Did You Know That Google Wishes You a Happy Birthday?

Oh, how nice of you Google!
I’m so behind with these things; apparently this goes back to 2010, and for five years I’ve been missing out on it. Maybe I have noticed it at some point but disregarded it because it’s not important... I mean, it’s not like I’m chummy with Google or anything, and I tend to ignore anything that resembles some form of a… gimmick. But today, as I opened my browser, and Google being my default search engine, paying no attention to the cakes and candles doodle; I had my cursor over the doodle and it was wishing me a happy birthday by name. But of course today is my birthday otherwise I would be surprised or terribly unimpressed if it wasn’t. I figured Google knows this by my Google profile, since I don’t have or haven't upgraded to Google Plus [see, I’m not chummy with Google].

Apparently, for five years now Google has been wishing everyone a happy birthday with a special doodle on its homepage. According to Mashable, if you click on the doodle you will be brought to your Google profile and will be surprised even more with virtual streamers, a cupcake and a ‘Happy Birthday’ message; but that was five years ago. Clicking on the doodle now will bring you to your Google Plus page, which of course as stated above, I don’t have.

I have mixed feelings about this. Of course I assume nobody else knows about my birthday, apart from my family and friends and those I told them about, and if I hadn't written about it here. But this whole thing in some way serves as a reminder, at least to me, to be careful with my personal information - what I sign up for and what information I willingly give up. Sometimes because the service provider you’re signing up with is a huge company like Google, you tend to have some sort of a ‘relative faith’ to give up some of your personal information; that they have the resources to protect your information. But how many times have you given up your privacy in exchange for something in return or out of necessity, and before you know it they know more than you initially intended.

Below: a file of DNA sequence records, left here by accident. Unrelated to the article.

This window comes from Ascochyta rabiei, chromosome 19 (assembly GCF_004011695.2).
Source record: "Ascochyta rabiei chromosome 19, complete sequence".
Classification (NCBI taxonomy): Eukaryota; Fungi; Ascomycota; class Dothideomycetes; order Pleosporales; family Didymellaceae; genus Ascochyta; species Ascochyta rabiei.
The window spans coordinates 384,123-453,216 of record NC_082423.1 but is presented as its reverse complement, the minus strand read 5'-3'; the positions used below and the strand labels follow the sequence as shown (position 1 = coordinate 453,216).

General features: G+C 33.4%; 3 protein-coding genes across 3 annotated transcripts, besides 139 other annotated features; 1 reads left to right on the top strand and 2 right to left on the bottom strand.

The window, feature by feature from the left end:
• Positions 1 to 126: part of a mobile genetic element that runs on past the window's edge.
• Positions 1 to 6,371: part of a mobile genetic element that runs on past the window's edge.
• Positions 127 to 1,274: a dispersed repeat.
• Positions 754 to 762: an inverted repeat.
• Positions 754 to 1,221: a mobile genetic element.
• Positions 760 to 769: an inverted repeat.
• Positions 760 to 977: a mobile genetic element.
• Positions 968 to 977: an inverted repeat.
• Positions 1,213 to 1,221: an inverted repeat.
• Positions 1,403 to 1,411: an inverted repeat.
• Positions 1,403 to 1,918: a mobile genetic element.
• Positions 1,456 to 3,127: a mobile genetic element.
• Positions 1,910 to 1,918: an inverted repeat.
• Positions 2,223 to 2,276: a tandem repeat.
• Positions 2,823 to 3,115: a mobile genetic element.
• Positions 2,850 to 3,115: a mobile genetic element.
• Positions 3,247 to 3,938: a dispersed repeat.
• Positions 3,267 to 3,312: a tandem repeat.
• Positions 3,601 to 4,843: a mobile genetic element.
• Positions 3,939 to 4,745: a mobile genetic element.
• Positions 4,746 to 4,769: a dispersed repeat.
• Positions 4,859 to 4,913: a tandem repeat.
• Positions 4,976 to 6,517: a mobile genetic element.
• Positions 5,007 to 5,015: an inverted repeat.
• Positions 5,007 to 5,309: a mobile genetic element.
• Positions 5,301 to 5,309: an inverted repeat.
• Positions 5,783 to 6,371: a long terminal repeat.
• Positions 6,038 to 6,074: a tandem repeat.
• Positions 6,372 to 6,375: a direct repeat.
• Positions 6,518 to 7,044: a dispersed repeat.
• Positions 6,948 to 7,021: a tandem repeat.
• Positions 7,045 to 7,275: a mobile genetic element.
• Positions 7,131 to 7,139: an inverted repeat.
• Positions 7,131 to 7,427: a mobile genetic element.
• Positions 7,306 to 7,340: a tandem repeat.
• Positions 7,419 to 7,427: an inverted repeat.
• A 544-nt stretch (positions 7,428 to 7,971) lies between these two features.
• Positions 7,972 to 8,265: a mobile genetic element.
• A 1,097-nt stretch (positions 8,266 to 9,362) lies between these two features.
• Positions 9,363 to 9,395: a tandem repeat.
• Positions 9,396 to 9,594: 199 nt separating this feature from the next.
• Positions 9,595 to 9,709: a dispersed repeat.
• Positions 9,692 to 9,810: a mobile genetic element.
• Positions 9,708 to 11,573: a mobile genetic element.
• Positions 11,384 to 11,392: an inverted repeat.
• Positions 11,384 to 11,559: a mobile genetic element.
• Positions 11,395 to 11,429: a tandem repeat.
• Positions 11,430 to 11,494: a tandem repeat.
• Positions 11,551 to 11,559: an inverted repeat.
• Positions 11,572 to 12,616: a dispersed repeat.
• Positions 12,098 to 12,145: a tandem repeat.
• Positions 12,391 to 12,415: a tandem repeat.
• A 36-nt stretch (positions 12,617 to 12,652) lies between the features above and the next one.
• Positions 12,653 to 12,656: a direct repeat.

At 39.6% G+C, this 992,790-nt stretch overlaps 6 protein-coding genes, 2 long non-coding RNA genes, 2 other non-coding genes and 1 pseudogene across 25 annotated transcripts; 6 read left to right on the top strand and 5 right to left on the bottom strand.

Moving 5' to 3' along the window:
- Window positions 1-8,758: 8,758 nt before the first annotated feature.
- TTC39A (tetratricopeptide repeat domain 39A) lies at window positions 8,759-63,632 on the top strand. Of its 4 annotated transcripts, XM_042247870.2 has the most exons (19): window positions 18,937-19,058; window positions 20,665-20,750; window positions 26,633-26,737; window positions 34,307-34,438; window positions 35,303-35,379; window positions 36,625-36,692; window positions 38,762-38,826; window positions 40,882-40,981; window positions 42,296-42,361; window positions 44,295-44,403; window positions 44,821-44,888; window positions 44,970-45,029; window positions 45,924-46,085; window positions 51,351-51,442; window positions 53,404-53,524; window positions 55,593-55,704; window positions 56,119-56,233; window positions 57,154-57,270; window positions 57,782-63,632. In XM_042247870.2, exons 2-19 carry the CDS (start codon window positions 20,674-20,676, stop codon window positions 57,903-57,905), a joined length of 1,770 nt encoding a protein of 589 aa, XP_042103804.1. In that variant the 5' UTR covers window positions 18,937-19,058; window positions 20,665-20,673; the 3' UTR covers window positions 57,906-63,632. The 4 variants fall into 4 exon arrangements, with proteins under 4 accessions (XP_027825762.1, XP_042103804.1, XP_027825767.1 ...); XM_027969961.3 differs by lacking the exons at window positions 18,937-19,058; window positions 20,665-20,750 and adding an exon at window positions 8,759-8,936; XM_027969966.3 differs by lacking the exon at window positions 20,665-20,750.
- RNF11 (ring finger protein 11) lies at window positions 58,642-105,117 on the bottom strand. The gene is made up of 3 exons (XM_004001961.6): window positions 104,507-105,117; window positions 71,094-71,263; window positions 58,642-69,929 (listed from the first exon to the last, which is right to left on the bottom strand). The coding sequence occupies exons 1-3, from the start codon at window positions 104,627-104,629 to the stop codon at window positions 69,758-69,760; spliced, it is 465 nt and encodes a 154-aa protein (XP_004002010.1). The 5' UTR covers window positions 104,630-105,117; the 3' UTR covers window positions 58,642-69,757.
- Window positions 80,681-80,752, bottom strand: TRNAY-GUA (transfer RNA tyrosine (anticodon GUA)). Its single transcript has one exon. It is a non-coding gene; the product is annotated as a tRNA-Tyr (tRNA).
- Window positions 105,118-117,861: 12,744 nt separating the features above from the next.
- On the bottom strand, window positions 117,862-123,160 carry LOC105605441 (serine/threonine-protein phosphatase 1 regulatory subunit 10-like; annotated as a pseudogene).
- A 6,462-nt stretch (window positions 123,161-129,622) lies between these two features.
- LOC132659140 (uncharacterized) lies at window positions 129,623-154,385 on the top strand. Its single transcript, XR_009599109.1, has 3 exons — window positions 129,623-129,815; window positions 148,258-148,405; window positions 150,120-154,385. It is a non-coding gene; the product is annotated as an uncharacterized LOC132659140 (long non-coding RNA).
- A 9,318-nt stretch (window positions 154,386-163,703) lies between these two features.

I tend to have a bit of a distrust with technology, or rather the information-gathering part. You're always at the mercy [in this case] of service providers; for example when they change policies or if they 'opt-in' for you by default. I’ve had an image hosting provider turned my private photos public by default before. Thankfully I didn’t have many photos in that account and the photos were not so private in nature. Going back to Google, I have to say that Google has so far never done anything like that to me. But when was the last time you actually did read and understand the terms and conditions of a service? Recently? Every time? I guess it's just me then.